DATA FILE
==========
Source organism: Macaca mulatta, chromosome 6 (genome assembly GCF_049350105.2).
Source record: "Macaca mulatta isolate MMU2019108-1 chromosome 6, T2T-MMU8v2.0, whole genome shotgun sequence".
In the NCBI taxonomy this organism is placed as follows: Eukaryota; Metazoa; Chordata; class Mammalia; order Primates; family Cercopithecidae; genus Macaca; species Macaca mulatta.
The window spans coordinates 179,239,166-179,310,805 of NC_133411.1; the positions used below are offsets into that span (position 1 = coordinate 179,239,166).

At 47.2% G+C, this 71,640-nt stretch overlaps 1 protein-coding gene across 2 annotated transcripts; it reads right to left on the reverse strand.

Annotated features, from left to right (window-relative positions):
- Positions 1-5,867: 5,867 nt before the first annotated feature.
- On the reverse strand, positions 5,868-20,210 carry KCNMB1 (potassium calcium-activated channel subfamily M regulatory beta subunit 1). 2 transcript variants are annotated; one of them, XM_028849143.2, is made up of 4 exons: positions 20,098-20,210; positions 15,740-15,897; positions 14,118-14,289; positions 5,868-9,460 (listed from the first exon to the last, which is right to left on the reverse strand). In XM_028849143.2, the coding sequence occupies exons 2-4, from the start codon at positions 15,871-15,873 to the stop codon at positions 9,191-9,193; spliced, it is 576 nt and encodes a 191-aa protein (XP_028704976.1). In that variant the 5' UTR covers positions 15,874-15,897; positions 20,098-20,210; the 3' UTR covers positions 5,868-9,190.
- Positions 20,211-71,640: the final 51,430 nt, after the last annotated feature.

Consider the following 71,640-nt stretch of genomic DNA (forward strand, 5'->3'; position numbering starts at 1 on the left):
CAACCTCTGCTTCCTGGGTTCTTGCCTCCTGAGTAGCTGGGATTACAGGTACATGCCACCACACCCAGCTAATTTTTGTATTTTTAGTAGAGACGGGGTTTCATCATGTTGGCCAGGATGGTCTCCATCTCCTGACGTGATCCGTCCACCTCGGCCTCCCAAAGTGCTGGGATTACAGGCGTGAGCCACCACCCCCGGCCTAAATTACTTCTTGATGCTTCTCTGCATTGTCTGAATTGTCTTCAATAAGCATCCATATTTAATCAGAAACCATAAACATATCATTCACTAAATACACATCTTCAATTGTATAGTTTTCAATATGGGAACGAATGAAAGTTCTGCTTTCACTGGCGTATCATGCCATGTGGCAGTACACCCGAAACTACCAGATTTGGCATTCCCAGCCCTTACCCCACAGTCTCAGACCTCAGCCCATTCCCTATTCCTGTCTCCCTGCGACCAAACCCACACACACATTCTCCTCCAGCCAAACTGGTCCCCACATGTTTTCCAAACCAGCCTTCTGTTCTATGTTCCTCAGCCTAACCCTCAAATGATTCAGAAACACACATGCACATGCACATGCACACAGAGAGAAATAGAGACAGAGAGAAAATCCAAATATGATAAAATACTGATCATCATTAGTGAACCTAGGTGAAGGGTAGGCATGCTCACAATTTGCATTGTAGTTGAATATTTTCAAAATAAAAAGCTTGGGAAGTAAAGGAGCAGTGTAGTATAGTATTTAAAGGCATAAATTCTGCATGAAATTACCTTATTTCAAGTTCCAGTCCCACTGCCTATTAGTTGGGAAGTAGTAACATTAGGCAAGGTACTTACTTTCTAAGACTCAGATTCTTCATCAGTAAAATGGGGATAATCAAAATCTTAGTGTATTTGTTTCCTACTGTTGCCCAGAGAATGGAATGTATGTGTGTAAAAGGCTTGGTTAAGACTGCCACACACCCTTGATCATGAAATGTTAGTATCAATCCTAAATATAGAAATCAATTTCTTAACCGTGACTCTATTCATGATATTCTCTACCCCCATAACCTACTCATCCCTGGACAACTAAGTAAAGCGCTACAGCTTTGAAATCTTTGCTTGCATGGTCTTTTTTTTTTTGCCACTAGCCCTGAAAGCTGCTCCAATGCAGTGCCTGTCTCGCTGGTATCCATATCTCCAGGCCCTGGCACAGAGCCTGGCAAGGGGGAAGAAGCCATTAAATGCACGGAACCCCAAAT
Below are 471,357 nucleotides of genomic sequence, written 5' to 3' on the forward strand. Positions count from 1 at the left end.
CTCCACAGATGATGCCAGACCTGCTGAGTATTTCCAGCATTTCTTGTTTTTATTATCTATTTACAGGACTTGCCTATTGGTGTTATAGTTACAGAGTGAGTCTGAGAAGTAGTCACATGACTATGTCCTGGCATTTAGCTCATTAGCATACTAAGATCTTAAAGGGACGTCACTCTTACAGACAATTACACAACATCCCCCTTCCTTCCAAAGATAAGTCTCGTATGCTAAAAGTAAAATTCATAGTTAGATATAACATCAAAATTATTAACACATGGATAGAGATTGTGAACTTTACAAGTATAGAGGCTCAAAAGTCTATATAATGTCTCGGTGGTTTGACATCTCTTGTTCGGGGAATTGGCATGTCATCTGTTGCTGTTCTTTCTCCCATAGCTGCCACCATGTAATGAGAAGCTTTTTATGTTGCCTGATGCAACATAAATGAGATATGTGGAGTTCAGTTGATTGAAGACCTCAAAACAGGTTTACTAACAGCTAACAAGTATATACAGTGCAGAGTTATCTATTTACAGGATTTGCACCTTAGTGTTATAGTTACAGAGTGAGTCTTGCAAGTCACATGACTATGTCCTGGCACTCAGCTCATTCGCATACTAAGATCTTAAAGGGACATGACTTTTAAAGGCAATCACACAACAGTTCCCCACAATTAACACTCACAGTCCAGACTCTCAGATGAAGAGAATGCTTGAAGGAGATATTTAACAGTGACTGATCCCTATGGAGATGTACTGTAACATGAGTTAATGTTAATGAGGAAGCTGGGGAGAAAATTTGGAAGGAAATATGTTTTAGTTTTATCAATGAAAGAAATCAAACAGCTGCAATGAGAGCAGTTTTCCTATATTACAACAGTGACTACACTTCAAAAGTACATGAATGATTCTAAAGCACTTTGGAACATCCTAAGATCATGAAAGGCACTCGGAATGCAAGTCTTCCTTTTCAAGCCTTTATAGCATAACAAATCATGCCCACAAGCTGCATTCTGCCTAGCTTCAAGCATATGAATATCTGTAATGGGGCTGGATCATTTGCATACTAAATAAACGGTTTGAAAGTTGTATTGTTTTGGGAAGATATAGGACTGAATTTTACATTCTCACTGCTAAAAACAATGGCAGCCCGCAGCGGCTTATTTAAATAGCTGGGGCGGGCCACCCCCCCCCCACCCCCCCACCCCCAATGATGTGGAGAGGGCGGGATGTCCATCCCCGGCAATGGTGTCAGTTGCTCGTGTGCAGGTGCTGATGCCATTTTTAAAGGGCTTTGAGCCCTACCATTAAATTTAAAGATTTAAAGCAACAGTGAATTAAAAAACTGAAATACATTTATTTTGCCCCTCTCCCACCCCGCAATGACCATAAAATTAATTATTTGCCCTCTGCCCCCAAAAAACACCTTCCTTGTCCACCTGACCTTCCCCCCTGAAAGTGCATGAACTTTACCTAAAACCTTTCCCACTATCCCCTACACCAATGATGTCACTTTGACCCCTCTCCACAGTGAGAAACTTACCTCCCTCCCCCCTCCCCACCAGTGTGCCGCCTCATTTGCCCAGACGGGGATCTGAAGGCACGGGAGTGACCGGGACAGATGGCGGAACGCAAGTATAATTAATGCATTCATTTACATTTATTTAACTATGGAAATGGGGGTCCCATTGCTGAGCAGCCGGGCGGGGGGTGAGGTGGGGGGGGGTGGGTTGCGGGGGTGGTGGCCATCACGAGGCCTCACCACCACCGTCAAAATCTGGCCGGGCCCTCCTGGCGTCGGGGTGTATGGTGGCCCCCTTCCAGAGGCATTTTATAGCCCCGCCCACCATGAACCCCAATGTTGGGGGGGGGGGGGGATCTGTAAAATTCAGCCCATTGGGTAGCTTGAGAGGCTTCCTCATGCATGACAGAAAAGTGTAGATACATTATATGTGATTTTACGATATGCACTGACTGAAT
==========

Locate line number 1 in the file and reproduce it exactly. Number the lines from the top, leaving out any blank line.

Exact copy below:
Source organism: Macaca mulatta, chromosome 6 (genome assembly GCF_049350105.2).